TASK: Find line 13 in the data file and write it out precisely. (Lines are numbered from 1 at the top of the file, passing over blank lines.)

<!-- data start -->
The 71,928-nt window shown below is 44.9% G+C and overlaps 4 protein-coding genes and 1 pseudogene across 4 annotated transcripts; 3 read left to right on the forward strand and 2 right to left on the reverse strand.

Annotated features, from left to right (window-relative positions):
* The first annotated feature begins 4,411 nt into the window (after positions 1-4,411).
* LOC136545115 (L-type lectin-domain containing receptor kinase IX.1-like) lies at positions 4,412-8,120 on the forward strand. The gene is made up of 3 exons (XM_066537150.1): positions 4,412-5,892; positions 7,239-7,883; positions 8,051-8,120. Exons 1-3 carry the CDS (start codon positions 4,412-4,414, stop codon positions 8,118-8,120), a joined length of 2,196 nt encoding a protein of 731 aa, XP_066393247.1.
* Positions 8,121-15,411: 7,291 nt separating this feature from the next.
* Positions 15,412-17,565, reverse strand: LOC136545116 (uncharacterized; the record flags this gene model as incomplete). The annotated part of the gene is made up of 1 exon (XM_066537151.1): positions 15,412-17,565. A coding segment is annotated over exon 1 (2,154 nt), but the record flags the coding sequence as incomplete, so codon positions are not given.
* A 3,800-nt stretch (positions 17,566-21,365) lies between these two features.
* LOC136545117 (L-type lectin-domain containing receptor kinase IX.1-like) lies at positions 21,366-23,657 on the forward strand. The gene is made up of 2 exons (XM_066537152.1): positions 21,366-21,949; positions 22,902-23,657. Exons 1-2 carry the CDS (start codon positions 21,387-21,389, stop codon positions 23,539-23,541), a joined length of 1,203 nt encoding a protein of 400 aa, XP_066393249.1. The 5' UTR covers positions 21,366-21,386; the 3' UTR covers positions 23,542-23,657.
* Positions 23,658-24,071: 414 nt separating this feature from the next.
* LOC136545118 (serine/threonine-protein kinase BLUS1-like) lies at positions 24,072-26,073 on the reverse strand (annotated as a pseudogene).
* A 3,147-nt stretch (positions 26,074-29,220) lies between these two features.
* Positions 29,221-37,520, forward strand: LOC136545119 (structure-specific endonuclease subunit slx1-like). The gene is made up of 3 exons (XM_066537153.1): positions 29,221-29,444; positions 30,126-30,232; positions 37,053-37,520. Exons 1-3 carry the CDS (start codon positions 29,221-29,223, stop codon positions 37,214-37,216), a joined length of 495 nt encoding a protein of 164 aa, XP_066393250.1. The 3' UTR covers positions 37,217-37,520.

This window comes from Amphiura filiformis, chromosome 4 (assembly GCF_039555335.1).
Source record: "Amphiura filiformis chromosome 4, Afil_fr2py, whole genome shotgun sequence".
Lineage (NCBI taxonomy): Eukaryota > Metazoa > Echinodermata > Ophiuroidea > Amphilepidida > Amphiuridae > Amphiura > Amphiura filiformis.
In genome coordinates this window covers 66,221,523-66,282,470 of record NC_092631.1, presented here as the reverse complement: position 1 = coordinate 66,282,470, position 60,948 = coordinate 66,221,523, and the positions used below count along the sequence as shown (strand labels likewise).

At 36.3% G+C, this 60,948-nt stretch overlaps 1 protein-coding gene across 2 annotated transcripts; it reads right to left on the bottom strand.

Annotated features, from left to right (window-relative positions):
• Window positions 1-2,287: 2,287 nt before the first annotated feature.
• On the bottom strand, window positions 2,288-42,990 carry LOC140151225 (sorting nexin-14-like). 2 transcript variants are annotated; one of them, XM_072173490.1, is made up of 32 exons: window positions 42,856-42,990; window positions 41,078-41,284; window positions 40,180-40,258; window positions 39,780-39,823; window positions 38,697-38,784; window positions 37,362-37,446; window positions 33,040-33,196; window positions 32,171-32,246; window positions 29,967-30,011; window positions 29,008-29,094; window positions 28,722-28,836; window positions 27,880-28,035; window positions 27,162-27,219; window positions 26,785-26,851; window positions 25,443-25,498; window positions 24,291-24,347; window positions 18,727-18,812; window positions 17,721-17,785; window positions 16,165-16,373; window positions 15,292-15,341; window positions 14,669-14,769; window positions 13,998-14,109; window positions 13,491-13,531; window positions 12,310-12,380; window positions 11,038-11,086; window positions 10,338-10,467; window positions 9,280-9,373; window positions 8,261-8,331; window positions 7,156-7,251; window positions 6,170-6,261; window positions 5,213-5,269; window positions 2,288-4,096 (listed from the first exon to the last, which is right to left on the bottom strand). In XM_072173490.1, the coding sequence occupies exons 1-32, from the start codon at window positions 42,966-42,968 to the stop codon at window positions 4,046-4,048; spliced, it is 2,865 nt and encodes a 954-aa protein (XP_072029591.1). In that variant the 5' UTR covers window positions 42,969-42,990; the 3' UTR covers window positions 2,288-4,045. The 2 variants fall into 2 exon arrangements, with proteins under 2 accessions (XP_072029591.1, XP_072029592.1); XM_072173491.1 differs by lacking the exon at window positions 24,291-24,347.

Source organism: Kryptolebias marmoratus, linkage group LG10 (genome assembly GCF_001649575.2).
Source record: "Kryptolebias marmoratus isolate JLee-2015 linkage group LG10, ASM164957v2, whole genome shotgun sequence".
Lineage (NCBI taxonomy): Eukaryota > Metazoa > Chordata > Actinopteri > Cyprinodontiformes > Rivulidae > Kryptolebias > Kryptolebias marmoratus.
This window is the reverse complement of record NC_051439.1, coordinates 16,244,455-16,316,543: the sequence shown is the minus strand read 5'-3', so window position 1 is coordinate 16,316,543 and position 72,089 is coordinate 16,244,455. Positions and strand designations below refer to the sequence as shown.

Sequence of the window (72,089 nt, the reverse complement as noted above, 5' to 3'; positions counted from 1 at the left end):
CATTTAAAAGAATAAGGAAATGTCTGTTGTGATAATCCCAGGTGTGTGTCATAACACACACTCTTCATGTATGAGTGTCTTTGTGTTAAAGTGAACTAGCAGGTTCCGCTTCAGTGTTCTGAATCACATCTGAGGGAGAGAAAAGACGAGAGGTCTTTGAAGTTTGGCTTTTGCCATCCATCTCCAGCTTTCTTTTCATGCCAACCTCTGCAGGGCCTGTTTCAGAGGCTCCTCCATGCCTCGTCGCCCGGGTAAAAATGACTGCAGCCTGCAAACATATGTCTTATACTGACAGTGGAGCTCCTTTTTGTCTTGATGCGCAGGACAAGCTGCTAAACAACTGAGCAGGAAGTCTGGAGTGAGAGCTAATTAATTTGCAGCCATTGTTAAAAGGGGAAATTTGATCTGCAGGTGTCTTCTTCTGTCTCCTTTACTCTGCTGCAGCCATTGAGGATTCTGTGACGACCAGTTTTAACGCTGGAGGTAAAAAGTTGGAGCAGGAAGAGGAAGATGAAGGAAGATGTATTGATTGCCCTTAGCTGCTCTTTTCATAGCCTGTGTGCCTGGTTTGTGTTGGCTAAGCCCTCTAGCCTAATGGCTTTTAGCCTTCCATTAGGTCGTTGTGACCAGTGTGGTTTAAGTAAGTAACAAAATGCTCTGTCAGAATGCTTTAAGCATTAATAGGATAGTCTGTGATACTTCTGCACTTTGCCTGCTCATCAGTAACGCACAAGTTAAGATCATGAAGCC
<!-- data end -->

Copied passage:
This window comes from Amphiura filiformis, chromosome 4 (assembly GCF_039555335.1).